A long road to the next ‘highway bill’

| 4/9/2008

Members of Congress have begun a long journey to write the next major transportation funding legislation, which is due in 2009.

One important leg of the journey began on Wednesday, April 9, with a hearing in the Highways and Transit Subcommittee of the House Transportation and Infrastructure Committee.

The hearing dealt with congestion and other challenges that metropolitan areas face. It was the first in a series of subcommittee hearings that will review freight and goods movement; infrastructure preservation and modernization; highway safety; mobility; connectivity of rural areas; and other issues.

“The solutions aren’t easy, and there is no silver bullet,” said Rep. Peter DeFazio, D-OR. “We need to look at multiple answers to the problems our metropolitan areas face.”

DeFazio, who is chairman of the subcommittee, and others have taken issue with Transportation Secretary Mary Peters and the Bush administration’s viewpoint that the federal role in funding transportation be frozen or reduced in favor of more private-sector involvement.

“Without substantial commitment on the federal level, our transportation infrastructure will continue to deteriorate to a Third World status, and our economy will fall behind those countries that are making the necessary improvements,” DeFazio said.

Six panelists called to testify at the hearing Wednesday came from different backgrounds. One panelist, Ron Sims, is King County executive in the Seattle area. He said he believes that variable tolling – often referred to as congestion pricing – should be implemented in major metro areas with toll revenue dedicated to mass transit programs.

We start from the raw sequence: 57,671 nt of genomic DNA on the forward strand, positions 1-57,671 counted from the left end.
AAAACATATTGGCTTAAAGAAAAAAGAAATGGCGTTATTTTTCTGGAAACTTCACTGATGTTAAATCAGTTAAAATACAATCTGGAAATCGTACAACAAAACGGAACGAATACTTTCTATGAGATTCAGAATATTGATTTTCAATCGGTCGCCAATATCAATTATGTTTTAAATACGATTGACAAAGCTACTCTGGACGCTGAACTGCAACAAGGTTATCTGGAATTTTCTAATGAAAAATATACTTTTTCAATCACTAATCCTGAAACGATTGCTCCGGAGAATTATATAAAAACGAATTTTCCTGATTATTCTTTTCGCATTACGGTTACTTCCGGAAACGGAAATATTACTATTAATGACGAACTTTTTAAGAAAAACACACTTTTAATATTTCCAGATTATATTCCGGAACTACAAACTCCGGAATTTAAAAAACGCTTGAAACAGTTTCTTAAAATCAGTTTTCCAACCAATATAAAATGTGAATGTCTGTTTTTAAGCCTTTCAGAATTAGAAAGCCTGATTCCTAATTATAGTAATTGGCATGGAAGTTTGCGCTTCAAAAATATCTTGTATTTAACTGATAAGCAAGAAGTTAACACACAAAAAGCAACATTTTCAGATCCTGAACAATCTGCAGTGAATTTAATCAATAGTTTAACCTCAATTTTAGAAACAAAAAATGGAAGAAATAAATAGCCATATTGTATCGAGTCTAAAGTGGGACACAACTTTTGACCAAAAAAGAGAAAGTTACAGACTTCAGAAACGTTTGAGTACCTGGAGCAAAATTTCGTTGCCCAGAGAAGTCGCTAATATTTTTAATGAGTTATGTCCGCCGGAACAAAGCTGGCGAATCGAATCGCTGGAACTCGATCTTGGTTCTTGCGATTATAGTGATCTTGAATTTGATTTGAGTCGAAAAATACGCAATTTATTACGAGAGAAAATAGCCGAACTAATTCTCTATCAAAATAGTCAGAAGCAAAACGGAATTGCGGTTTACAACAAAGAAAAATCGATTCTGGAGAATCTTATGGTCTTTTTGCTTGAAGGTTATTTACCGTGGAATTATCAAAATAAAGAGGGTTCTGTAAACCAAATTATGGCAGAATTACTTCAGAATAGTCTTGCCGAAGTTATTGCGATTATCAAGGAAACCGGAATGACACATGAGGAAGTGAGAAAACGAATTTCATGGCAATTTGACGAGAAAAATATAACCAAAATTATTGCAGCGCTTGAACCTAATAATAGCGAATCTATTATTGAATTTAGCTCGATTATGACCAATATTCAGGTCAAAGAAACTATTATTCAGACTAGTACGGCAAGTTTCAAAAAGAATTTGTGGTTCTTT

Other panelists, including Jolene Molitoris, assistant director of the Ohio Department of Transportation, said that rather than shift the burden of funding to cities and states, the federal government should increase its funding level and role in the future.

“What kind of system do we need to have, and how are we going to pay for it? I can’t imagine it’s possible to do it without the federal partnership,” she said.

Panelists and subcommittee members discussed fuel taxes, tolls and other forms of taxation as possible ways to keep the transportation system viable in the future.

Rep. John J. Duncan, R-TN, the ranking Republican member of the subcommittee, cautioned against increasing federal and state fuel taxes as a method of pricing people off the highways.

“Some groups want to put gas up even higher to cause people to drive less, but that would be the final nail in the coffin,” Duncan said.

During the next few months, members of the subcommittee and other committees will arm themselves with congressional testimony, commission reports and studies to guide the future of transportation and the philosophies behind funding it.

As chairman of the House T & I Committee, Rep. James Oberstar, D-MN, will take the lead role in shaping the 2009 legislation. He attended the subcommittee hearing Wednesday to provide input and hear testimony.

– By David Tanner, staff writer